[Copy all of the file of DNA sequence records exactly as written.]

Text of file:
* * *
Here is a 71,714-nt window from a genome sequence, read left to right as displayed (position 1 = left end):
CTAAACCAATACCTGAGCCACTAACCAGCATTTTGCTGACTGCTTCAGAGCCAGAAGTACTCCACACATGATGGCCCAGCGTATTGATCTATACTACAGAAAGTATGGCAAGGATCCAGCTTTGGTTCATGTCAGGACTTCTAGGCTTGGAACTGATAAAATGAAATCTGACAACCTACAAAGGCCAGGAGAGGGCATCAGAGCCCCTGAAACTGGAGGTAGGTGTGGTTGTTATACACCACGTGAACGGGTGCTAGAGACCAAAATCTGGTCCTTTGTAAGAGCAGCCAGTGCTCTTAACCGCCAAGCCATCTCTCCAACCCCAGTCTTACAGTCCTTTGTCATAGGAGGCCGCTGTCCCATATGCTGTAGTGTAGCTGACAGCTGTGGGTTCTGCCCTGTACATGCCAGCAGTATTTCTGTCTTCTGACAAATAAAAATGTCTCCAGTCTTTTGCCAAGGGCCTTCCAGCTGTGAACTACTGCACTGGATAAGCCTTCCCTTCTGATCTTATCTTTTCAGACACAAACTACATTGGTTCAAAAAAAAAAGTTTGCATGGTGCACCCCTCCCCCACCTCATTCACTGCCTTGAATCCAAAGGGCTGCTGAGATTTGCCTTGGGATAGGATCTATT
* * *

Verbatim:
Here is a 71,714-nt window from a genome sequence, read left to right as displayed (position 1 = left end):
CTAAACCAATACCTGAGCCACTAACCAGCATTTTGCTGACTGCTTCAGAGCCAGAAGTACTCCACACATGATGGCCCAGCGTATTGATCTATACTACAGAAAGTATGGCAAGGATCCAGCTTTGGTTCATGTCAGGACTTCTAGGCTTGGAACTGATAAAATGAAATCTGACAACCTACAAAGGCCAGGAGAGGGCATCAGAGCCCCTGAAACTGGAGGTAGGTGTGGTTGTTATACACCACGTGAACGGGTGCTAGAGACCAAAATCTGGTCCTTTGTAAGAGCAGCCAGTGCTCTTAACCGCCAAGCCATCTCTCCAACCCCAGTCTTACAGTCCTTTGTCATAGGAGGCCGCTGTCCCATATGCTGTAGTGTAGCTGACAGCTGTGGGTTCTGCCCTGTACATGCCAGCAGTATTTCTGTCTTCTGACAAATAAAAATGTCTCCAGTCTTTTGCCAAGGGCCTTCCAGCTGTGAACTACTGCACTGGATAAGCCTTCCCTTCTGATCTTATCTTTTCAGACACAAACTACATTGGTTCAAAAAAAAAAGTTTGCATGGTGCACCCCTCCCCCACCTCATTCACTGCCTTGAATCCAAAGGGCTGCTGAGATTTGCCTTGGGATAGGATCTATT